Rev. Dr. Russ Daye

Zoom Worship – 23rd after Pentecost

October 31, 2021

Wisdom of Solomon 3:1-9  NRSV

But the souls of the righteous are in the hand of God, and no torment will ever touch them. In the eyes of the foolish they seemed to have died, and their departure was thought to be an affliction.  And their going from us to be their destruction; but they are at peace.  For though in the sight of men they were punished, their hope is full of immortality.  Having been disciplined a little, they will receive great good, because God tested them and found them worthy of himself; like gold in the furnace he tried them, and like a sacrificial burnt offering he accepted them.  In the time of their visitation they will shine forth, and will run like sparks through the stubble.  They will govern nations and rule over peoples and the Lord will reign over them forever.  Those who trust in him will understand truth, and the faithful will abide with him in love, because grace and mercy are upon his elect, and he watches over his holy ones.

Matthew 27:45-54

From noon on, darkness came over the whole land until three in the afternoon.  And about three o’clock Jesus cried with a loud voice, “Eli, Eli, lema sabachthani?” that is, “My God, my God, why have you forsaken me?”  When some of the bystanders heard it, they said, “This man is calling for Elijah.”  At once one of them ran and got a sponge, filled it with sour wine, put it on a stick, and gave it to him to drink.  But the others said, “Wait, let us see whether Elijah will come to save him.”  Then Jesus cried again with a loud voice and breathed his last.   At that moment the curtain of the temple was torn in two, from top to bottom.  The earth shook, and the rocks were split.  The tombs also were opened, and many bodies of the saints who had fallen asleep were raised.   After his resurrection they came out of the tombs and entered the holy city and appeared to many.   Now when the centurion and those with him, who were keeping watch over Jesus, saw the earthquake and what took place, they were terrified and said, “Truly this man was God’s Son!”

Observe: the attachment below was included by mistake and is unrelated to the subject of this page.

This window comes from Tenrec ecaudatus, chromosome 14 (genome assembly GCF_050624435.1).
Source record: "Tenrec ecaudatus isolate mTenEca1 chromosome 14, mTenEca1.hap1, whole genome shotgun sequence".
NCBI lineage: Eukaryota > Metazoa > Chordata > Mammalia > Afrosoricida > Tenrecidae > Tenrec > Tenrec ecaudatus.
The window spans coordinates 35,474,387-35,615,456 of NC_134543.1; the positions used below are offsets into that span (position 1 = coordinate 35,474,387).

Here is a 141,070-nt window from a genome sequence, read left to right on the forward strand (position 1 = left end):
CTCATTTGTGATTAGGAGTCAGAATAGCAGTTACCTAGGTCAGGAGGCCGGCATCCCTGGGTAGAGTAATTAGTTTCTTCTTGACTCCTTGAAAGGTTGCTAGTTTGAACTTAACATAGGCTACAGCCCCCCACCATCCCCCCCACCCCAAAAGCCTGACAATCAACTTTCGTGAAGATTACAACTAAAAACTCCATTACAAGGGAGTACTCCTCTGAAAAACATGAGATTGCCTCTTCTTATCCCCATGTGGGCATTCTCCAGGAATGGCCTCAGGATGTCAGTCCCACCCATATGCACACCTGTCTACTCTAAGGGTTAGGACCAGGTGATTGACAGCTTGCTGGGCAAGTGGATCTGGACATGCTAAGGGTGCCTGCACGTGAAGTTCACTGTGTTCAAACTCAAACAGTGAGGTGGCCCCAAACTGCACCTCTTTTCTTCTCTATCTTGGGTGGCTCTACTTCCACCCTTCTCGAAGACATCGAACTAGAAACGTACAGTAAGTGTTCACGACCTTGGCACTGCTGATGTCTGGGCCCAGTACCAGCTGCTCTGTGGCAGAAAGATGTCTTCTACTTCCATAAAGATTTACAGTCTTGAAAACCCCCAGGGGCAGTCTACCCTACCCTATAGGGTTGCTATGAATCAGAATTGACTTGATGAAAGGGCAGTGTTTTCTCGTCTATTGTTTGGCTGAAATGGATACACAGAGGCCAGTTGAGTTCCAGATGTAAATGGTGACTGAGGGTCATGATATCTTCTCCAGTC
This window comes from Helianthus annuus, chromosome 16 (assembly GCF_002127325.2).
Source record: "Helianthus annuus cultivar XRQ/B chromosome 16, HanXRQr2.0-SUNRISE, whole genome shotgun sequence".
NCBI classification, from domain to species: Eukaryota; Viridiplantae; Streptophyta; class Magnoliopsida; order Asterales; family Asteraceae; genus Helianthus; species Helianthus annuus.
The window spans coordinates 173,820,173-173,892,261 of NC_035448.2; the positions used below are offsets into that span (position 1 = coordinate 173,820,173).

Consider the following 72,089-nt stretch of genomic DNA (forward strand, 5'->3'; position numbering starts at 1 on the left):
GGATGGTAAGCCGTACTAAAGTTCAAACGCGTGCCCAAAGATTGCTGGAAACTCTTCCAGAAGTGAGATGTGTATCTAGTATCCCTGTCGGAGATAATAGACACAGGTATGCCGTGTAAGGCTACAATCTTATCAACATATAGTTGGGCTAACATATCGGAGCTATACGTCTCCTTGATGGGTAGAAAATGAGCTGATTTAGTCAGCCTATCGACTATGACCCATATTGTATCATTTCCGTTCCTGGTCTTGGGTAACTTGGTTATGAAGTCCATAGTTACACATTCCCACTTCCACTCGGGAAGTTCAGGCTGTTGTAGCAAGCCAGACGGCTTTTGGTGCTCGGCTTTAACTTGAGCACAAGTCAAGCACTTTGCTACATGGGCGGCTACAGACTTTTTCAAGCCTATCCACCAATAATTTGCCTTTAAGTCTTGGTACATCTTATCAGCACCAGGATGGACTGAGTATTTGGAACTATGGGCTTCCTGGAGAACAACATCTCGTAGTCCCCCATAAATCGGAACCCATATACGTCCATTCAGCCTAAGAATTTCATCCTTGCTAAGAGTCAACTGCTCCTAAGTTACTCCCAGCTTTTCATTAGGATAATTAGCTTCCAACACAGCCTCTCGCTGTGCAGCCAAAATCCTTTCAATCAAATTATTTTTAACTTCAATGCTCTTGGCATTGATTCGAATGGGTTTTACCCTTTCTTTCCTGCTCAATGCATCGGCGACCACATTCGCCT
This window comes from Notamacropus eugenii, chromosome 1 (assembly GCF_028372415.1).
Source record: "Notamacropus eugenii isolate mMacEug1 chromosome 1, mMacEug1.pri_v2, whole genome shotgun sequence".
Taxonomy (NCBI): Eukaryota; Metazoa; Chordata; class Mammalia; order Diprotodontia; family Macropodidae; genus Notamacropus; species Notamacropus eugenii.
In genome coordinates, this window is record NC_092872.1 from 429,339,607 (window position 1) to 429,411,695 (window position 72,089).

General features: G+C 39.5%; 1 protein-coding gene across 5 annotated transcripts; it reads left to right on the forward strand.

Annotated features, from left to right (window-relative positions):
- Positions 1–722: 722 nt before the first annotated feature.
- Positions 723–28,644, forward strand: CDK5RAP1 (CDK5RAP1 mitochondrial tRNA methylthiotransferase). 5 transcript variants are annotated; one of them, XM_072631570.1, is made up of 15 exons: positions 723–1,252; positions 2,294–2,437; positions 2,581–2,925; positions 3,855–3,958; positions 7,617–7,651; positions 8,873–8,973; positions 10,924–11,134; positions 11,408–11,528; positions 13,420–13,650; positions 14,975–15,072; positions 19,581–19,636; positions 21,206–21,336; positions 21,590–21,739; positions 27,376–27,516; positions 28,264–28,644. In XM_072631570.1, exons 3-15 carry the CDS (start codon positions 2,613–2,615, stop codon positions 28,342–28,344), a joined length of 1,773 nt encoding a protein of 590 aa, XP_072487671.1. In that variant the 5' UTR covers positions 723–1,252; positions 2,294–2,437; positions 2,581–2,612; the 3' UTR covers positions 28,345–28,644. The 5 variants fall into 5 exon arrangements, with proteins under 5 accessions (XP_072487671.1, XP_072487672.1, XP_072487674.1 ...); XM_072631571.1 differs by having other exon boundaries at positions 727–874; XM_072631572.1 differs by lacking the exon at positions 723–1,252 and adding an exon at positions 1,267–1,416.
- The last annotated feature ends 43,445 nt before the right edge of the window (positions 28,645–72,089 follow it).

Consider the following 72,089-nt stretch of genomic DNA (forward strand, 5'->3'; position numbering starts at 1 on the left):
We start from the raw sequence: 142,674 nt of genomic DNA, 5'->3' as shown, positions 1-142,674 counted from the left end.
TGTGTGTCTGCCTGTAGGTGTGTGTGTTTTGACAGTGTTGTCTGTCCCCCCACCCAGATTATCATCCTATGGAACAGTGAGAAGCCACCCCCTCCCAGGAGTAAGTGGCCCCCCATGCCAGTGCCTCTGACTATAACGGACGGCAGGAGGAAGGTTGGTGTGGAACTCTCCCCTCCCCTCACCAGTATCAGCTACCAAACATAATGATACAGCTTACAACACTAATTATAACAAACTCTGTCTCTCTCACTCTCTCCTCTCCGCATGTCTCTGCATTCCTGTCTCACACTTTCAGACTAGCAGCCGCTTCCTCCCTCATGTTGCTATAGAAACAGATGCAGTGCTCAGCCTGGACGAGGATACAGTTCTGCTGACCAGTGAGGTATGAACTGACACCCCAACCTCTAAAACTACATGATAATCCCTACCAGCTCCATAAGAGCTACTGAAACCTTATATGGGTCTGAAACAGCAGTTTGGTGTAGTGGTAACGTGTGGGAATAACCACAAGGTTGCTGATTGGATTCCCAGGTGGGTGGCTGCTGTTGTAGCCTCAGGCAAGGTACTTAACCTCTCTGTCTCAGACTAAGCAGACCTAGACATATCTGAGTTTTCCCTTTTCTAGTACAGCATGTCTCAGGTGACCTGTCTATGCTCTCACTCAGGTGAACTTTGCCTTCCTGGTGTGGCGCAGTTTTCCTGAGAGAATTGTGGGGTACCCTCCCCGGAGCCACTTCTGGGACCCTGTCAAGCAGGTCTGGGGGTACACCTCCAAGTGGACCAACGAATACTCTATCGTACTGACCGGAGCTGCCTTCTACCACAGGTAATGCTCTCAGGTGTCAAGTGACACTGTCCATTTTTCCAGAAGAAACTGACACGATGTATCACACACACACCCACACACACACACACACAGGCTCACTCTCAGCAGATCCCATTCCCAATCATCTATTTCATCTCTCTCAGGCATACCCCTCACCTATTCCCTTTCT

I have a friend and mentor with whom I speak frequently, but he never calls me.  I call him; he doesn’t call me.  That’s the way in our relationship.  So, when he called me last January, I immediately cried into the phone, ‘what’s wrong!’ He didn’t even point out that nothing was wrong, he just exclaimed, ‘You have to get the current issue of The Walrus!’  He then went on to explain that the issue included an article entitled ‘Why Do We See Dead People’.  Over the years we had discussed the ‘communion of saints,’ the ancient Christian teaching that our forbears are present to us in active ways, many times.  My disposition ranged between hopeful and agnostic.  He proved to be more of a sceptic.  So I was surprised by how taken he was by the article, which opens with this story related by Patricia Pearson, the author:

In the late spring of 2015, my brother-in-law paid a visit to my sister’s grave, in a lush meadow cemetery amid the Gatineau Hills of southern Quebec.  My sister had been dead, at this point, for seven years, and the couple had been separated for twelve.  Doug sat in the grass among planted geraniums for half an hour or so, musing about the rise and fall of their marriage.  He told Katharine, or her grave, that he was sorry for the part he had played in the dissolution.  Then, plucking up and tossing a handful of grass, desultory, he began his two-and-a-half-hour motorcycle journey back to Montreal.

“It wasn’t until I was maybe halfway home that I felt her presence.”

… I had the distinct sensation of her arms around me and her leaning in close against my back.  It was tactile and fantastic.  I felt warm.  I was completely calm and happy, smiling from ear to ear.  That hardly ever happens to me.”  His nervousness about the rain ebbed, and it occurred to him that Katharine was there to keep him safe on behalf of their two sons.  She—her presence, her spirit—rode behind him for twenty minutes or so.  “What I know is that it did not feel at all like a product of my imagination,” he said. “It felt external to me.  It felt real.”